Trousers and Gender Equality

Trousers (or pants in Australia and United States of America) were considered to be inappropriate for women until the late nineteenth century. Partially as a result of women entering the workforce, the popularity of the bicycle and the women’s movement, the resistance against women in trousers gradually vanished. In China and Malaysia, trousers have long been considered acceptable for women.

There are some religions that prohibit women from wearing trousers and require all women and often young girls to wear only skirts or dresses. These include: Orthodox Jews; Traditionalist Catholics (Society of Saint Pius X); Mennonites; and Pentecostals.

Pre-20th Century

In the 1660s, women began to adopt masculine styles. They wore riding habits consisting of a ‘petticoat’ (skirt) and a coat similar to a man’s. In the 18th century they continued to wear a riding habit for most outdoor activities. This ensemble evolved further in the 19th century as women began to participate in a wider variety of sports. A variation of trousers was finally introduced into the female wardrobe when cycling became popular in the 1890s. In addition, during the late 1800s, women started to wear pants for industrial work. The Wigan pit brow girls scandalized Victorian society by wearing trousers for their dangerous work in the coal mines. They wore skirts over their trousers and rolled them up to their waist to keep them out of the way. Women working the ranches of the 19th century American West also wore trousers for riding.

Early 20th Century

It was Eastern culture that inspired French designer Paul Poiret (1879–1944) to become one of the first to design pants for women. In 1913 Poiret created loose-fitting, wide-leg trousers for women called harem pants, which were based on the costumes of the popular opera Sheherazade. The French designer, Gabrielle „Coco“ Chanel (1883–1971), loved wearing trousers herself, often dressing in her boyfriend’s suits, and she began designing pants for women to wear while doing sports and other activities. Chanel designed horseback riding trousers for women, who had previously ridden sidesaddle in heavy skirts.

During the 1930s pants continued to be stylish, although they were still shocking to many. Audiences were both fascinated and horrified by glamorous actresses of the time, such as Marlene Dietrich (c. 1901–1992) and Katharine Hepburn (1909–2003), who wore trousers regularly. Though some designers created tailored slack suits for women, wearing pants was still not widely accepted. Some conservatives considered women in pants unnatural and masculine. However, by 1939 Vogue, the respected fashion magazine, pictured women in trousers for the first time, and many women wore pants for playing golf or tennis and riding or bicycling.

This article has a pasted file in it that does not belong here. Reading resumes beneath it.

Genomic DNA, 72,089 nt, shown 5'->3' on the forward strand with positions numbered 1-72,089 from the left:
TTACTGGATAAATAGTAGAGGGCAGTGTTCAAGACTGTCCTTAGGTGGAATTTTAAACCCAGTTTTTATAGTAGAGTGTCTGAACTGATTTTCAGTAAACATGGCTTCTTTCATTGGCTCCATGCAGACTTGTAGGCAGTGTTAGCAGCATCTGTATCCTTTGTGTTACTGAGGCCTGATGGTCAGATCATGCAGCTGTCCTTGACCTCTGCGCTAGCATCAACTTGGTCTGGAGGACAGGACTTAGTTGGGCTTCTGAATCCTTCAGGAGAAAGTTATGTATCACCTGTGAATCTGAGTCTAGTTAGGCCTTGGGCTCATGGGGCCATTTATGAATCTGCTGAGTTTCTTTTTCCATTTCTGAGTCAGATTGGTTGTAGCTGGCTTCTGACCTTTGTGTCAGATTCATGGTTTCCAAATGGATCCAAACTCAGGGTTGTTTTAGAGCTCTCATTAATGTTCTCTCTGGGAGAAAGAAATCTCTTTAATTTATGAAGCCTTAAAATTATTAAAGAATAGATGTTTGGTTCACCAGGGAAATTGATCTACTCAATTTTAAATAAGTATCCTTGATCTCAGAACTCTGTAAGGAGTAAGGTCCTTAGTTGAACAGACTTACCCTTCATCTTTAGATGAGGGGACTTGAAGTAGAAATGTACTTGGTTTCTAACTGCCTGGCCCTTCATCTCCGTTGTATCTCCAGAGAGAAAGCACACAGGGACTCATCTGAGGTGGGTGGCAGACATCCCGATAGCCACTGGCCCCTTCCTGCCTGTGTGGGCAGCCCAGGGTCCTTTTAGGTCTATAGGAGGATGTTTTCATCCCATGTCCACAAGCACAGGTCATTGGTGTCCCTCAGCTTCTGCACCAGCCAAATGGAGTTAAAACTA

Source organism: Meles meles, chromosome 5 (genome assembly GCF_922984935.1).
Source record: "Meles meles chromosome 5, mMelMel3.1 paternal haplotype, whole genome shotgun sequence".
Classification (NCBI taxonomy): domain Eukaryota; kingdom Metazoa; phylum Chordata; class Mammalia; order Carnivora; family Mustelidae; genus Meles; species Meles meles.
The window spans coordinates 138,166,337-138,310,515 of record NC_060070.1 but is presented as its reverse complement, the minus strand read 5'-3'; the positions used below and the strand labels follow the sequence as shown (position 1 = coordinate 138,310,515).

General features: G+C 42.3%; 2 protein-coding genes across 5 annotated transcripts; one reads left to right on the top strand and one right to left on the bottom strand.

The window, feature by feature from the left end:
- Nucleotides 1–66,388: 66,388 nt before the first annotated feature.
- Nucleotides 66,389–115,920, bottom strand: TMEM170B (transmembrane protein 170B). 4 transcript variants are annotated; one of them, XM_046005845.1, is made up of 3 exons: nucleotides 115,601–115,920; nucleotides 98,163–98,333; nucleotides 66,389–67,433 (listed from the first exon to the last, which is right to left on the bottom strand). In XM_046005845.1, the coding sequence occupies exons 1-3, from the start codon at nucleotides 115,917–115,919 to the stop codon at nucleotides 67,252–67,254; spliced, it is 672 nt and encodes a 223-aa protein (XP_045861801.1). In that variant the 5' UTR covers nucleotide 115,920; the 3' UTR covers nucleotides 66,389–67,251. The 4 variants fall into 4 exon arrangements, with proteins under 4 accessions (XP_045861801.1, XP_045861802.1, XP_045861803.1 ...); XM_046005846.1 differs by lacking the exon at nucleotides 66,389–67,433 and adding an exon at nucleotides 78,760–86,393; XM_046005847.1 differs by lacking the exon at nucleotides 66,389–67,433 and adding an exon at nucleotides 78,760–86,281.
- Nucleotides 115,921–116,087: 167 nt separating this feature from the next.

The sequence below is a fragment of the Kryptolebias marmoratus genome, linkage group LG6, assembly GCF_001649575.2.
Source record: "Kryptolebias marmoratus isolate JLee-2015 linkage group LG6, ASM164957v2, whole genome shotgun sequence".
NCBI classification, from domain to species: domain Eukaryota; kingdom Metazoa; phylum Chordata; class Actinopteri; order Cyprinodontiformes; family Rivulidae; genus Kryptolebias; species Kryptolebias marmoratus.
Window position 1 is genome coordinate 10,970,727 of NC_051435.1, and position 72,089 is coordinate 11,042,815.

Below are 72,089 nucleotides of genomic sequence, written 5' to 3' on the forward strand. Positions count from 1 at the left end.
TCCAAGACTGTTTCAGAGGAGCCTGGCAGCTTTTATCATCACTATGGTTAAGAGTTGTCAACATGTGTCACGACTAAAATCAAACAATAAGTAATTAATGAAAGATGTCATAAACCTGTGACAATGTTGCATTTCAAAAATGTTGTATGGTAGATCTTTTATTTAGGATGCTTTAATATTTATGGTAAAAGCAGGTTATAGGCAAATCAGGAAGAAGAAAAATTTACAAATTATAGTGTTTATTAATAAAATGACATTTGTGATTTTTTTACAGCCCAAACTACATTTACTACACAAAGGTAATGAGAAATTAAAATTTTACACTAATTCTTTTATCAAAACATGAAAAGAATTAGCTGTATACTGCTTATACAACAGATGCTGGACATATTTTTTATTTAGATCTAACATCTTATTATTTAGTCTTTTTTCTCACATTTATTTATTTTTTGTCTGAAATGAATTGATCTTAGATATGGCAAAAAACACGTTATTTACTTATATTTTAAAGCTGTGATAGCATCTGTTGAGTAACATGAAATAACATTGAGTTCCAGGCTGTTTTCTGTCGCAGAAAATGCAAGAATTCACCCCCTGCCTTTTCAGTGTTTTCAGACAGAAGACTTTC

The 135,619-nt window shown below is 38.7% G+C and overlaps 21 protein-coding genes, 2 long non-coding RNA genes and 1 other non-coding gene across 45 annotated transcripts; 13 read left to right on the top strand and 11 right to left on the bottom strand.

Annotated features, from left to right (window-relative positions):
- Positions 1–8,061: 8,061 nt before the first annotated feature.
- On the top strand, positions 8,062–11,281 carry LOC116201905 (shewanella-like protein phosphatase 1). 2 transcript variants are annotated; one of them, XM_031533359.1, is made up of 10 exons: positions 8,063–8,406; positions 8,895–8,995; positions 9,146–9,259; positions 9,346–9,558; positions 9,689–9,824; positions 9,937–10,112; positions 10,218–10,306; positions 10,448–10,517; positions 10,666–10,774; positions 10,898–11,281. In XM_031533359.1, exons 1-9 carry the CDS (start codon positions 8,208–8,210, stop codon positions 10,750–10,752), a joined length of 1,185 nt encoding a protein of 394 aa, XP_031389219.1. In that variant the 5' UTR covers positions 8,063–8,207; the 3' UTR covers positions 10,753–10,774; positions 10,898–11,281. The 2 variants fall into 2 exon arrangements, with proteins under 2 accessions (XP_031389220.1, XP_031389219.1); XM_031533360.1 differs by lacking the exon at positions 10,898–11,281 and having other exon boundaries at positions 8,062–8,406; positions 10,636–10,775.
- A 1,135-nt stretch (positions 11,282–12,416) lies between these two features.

World War II

During World War II, women working in factories and doing other forms of „men’s work“ on war service wore trousers when the work demanded it, and in the post-war era trousers became acceptable casual wear for gardening, the beach, and other leisure pursuits. In Britain, because of the rationing of clothing, many women took to wearing their husbands’ civilian clothes, including their trousers, to work while their husbands were away in the armed forces. This was partly because they were seen as practical garments of workwear, and partly to allow women to keep their clothing allowance for other uses. As this practice of wearing trousers became more widespread and as the men’s clothes wore out, replacements were needed, so that by the summer of 1944 it was reported that sales of women’s trousers were five times more than in the previous year.

In the 1960s, André Courrèges introduced long trousers for women as a fashion item, leading to the era of the pantsuit and designer jeans and the gradual eroding of the prohibitions against girls and women wearing trousers in schools, the workplace, and fine restaurants.

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4 Responses to “Trousers and Gender Equality”

  1. nigist каже:

    Chica…finally an english entry:) Loved the topic and the research you did. It comes just when I start abandoning

    I will put a link to your blog on mine.

  2. sanja каже:

    :-))) Welcome, chicita… Actually, this is not my research, I took it from Wikigender :-)

    P.S. You have your blog? Hm… I didn’t know, but will check it soooon :-)

  3. Dusica Grabovic каже:

    Odlicno! Pozdrav od Dusice